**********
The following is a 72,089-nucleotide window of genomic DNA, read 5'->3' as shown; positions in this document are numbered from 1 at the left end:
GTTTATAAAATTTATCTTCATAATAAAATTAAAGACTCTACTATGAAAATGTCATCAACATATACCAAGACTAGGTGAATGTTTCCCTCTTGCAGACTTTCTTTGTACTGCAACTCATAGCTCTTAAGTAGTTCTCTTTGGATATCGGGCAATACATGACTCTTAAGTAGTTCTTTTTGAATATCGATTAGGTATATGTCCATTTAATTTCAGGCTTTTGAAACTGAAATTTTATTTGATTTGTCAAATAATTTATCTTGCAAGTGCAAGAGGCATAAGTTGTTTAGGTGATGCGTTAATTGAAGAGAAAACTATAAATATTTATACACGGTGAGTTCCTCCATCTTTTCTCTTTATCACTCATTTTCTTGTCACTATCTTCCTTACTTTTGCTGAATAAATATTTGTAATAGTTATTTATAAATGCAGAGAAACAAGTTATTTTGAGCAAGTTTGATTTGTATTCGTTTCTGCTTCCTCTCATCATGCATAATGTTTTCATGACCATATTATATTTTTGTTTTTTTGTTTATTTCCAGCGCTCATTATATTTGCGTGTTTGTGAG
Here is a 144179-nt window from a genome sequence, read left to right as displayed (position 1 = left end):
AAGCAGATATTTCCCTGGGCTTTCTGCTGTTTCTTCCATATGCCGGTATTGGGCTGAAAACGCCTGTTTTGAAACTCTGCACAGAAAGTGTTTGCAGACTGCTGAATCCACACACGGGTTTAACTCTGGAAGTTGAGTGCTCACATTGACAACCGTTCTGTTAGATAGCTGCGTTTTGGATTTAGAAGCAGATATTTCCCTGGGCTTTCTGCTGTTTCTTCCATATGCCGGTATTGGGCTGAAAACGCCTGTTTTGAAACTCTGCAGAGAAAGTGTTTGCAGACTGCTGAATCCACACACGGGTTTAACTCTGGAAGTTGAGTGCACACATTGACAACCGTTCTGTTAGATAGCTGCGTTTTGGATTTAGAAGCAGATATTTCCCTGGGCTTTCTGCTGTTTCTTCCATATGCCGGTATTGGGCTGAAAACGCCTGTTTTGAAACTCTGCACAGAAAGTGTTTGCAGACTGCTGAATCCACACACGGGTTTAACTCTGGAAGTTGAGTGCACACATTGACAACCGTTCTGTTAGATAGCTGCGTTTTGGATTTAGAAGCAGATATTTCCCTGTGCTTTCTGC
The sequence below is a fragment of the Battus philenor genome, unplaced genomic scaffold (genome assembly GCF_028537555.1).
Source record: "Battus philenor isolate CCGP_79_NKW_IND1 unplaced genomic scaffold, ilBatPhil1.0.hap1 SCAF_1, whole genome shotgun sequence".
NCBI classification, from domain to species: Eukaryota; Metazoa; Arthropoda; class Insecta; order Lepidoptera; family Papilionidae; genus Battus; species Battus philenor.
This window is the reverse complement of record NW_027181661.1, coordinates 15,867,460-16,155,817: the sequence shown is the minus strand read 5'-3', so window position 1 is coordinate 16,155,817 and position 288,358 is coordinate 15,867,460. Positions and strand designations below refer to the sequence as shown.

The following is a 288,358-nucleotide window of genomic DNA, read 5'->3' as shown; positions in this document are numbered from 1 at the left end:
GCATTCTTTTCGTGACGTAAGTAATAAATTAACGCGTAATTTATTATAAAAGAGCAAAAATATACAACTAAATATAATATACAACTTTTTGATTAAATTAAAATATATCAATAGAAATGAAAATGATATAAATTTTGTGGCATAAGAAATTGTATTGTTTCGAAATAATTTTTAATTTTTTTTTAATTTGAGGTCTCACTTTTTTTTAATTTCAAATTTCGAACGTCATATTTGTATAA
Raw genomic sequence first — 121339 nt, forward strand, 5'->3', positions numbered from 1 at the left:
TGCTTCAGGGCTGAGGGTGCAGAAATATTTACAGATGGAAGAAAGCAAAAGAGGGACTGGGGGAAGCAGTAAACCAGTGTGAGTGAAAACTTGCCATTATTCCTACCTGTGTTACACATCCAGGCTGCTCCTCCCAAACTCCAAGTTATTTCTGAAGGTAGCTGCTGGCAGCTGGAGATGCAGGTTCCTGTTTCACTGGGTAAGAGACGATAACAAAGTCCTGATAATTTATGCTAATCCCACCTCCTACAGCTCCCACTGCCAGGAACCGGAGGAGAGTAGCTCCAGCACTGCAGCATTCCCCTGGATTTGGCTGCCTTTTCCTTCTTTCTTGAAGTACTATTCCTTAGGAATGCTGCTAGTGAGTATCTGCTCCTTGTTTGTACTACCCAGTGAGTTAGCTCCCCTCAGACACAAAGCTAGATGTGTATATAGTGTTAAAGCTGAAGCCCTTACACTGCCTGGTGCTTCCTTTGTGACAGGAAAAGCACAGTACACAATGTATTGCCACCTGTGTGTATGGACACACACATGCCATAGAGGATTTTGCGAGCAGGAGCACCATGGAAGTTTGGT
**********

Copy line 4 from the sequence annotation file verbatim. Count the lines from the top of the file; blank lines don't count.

AAGCAGATATTTCCCTGGGCTTTCTGCTGTTTCTTCCATATGCCGGTATTGGGCTGAAAACGCCTGTTTTGAAACTCTGCACAGAAAGTGTTTGCAGACTGCTGAATCCACACACGGGTTTAACTCTGGAAGTTGAGTGCTCACATTGACAACCGTTCTGTTAGATAGCTGCGTTTTGGATTTAGAAGCAGATATTTCCCTGGGCTTTCTGCTGTTTCTTCCATATGCCGGTATTGGGCTGAAAACGCCTGTTTTGAAACTCTGCAGAGAAAGTGTTTGCAGACTGCTGAATCCACACACGGGTTTAACTCTGGAAGTTGAGTGCACACATTGACAACCGTTCTGTTAGATAGCTGCGTTTTGGATTTAGAAGCAGATATTTCCCTGGGCTTTCTGCTGTTTCTTCCATATGCCGGTATTGGGCTGAAAACGCCTGTTTTGAAACTCTGCACAGAAAGTGTTTGCAGACTGCTGAATCCACACACGGGTTTAACTCTGGAAGTTGAGTGCACACATTGACAACCGTTCTGTTAGATAGCTGCGTTTTGGATTTAGAAGCAGATATTTCCCTGTGCTTTCTGC